Here’s a bright little story to enjoy as we wind down toward the shortest day of the year in the Northern Hemisphere.
I wrote it for a charity anthology a few years back. The book is called Winter Wishes ( <– click that there link if you’d rather buy the whole anthology right now) and I plan to post my contribution here every year around this time.
Why? Because I can. Because I love the story. And because it makes a nice sign-off before I go offline for mid-winter hibernation.
Happy Hanukkah, Blessed Yule, Merry Christmas, bright Lohri, joyous Kwanzaa, festive Festivus and good holidays to all. I’ll see you all on the far side of the New Year. In the meantime, enjoy Solstice Dance.
Long ago in a little town far beyond the farthest sea…
Wren’s brother elbowed her in the bruised spot under her ribs. “I dare you,” he whispered in her ear. “Don’t be a scared little baby. I did it last year.”
She shoved him with her shoulder. “Shut up, Danyl. Just stop it.”
He dropped a dusty cup painted with holiday patterns into her dishpan. It splashed high enough to soak her apron and drip onto the sideboard where they were working. Behind them, their mother said calmly, “If you break any of that china, your father will be very upset.”
Wren’s heart thumped faster, and she widened her eyes at Danyl, pleading. He winked at her and mopped up the spill. “We are being careful, Mama.”
Then he mouthed, “You have to do it.”
Wren shook her head: no.
She did not want to spend the bitter cold Midwinter night waiting in the woods for creatures that didn’t exist. She was twelve now. She was too old to believe that magical spirits gathered in the deep forest to dance for the returning sun. That was a story to tell babies in the church attic while the grownups shuffled through rituals down below. So what if she was the oldest child in the village this year? She couldn’t dance, and she wasn’t going to sneak out of the attic for a stupid old tradition.
After Midwinter Night would come Midwinter Day’s feasting and partying, and Papa always hosted a dance on behalf of the Royals, whose tithes he collected. If Wren spent the night in the woods she would be too tired to enjoy any of it. She had been working twice as hard a usual to be ready for that party, and she was not giving up the payoff.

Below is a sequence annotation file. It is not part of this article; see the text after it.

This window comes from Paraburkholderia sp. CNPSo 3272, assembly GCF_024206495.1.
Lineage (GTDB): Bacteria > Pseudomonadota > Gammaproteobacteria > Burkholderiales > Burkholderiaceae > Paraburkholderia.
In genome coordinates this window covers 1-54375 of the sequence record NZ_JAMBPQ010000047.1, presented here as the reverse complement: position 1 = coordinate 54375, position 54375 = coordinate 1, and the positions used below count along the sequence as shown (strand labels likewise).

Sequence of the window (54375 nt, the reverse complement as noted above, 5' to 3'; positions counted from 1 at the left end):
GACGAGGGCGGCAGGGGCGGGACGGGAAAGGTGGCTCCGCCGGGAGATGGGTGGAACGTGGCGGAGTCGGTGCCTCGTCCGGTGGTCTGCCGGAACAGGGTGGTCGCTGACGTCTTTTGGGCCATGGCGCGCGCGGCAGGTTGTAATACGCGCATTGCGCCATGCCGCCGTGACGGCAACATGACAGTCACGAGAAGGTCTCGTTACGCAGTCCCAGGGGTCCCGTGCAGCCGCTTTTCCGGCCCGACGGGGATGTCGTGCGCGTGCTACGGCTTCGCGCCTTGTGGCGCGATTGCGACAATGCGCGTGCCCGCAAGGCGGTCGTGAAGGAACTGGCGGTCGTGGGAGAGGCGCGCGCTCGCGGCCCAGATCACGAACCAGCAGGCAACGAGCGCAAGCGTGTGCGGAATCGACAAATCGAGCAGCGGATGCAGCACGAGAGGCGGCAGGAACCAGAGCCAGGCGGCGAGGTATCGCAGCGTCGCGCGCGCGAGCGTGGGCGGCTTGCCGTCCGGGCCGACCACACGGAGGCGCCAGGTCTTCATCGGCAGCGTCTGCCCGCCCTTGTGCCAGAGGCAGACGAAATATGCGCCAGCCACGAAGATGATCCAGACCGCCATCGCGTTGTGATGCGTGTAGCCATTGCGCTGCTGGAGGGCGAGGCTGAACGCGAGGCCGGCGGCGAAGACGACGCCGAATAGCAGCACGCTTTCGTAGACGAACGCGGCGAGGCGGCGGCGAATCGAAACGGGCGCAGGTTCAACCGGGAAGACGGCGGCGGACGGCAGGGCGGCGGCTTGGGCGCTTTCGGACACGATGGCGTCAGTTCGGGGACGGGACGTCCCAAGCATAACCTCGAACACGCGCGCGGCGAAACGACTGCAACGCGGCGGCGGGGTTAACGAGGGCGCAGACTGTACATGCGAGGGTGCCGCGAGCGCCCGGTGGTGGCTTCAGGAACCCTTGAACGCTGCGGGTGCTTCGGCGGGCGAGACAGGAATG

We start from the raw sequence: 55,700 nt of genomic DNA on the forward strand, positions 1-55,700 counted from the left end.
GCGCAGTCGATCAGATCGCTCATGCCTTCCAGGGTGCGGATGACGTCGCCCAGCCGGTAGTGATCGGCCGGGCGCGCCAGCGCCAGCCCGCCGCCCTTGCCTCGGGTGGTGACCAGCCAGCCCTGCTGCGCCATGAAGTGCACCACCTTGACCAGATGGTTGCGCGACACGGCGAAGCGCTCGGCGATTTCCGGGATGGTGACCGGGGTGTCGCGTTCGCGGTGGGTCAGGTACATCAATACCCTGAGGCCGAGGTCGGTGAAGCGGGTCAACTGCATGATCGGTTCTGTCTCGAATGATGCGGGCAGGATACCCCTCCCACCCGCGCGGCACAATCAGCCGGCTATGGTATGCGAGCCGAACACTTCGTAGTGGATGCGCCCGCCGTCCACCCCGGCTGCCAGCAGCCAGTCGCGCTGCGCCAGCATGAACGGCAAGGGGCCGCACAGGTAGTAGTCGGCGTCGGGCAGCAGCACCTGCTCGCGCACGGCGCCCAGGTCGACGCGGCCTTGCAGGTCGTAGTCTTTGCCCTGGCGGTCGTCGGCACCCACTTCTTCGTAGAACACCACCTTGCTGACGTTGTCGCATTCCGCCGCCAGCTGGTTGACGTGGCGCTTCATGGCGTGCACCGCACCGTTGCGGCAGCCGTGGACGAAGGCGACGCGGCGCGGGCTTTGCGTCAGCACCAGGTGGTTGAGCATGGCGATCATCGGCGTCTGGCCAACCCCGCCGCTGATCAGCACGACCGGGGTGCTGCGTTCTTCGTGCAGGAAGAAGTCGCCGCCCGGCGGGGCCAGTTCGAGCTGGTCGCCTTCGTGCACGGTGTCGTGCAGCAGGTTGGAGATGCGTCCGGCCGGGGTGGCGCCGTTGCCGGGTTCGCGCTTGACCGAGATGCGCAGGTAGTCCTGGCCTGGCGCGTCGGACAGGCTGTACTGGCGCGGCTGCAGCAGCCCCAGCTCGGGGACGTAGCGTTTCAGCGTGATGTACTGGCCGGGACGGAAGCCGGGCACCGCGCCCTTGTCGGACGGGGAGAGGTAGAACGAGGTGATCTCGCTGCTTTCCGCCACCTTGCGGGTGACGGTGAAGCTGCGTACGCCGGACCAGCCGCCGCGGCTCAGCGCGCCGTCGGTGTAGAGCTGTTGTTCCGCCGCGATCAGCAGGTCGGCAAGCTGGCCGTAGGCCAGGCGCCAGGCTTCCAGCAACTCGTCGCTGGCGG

“Not going to the stupid woods,” she said under her breath, so Mother wouldn’t hear.
Now their mother sat at the head of the formal dining table with her head bowed over the crystal glasses she was cleaning. Wren dried down the plate she had rinsed and picked up the cup. Danyl grabbed a handful of her clean dishes and added them to his own stack.
He looked down his nose at Wren, and his eyes twinkled. They were green like hers and Mama’s, not brown like Papa’s, and he had fine, thin bones like theirs too. That was why he’d often gotten the side of Papa’s hand when he was younger. “No son of mine will be soft,” Papa would roar when he shoved Danyl out to hunt rats in the barn or worked him in the fields like the older, bigger boys.
And now Danyl was older and bigger and technically a man after spending his thirteenth Midsummer in the Youth’s Cabin. Sometimes he could be as mean as Papa now, only more clever about it. He raised his eyebrows over those green mischievous eyes, and then he quite deliberately chipped a bowl against a plate in Wren’s stack.
Their mother looked up at the noise, and when she saw Wren’s horrified expression, her frown was the stormy one that always made Wren feel slow and useless. “What did you do now, Wren? Can’t I trust you with anything fragile?”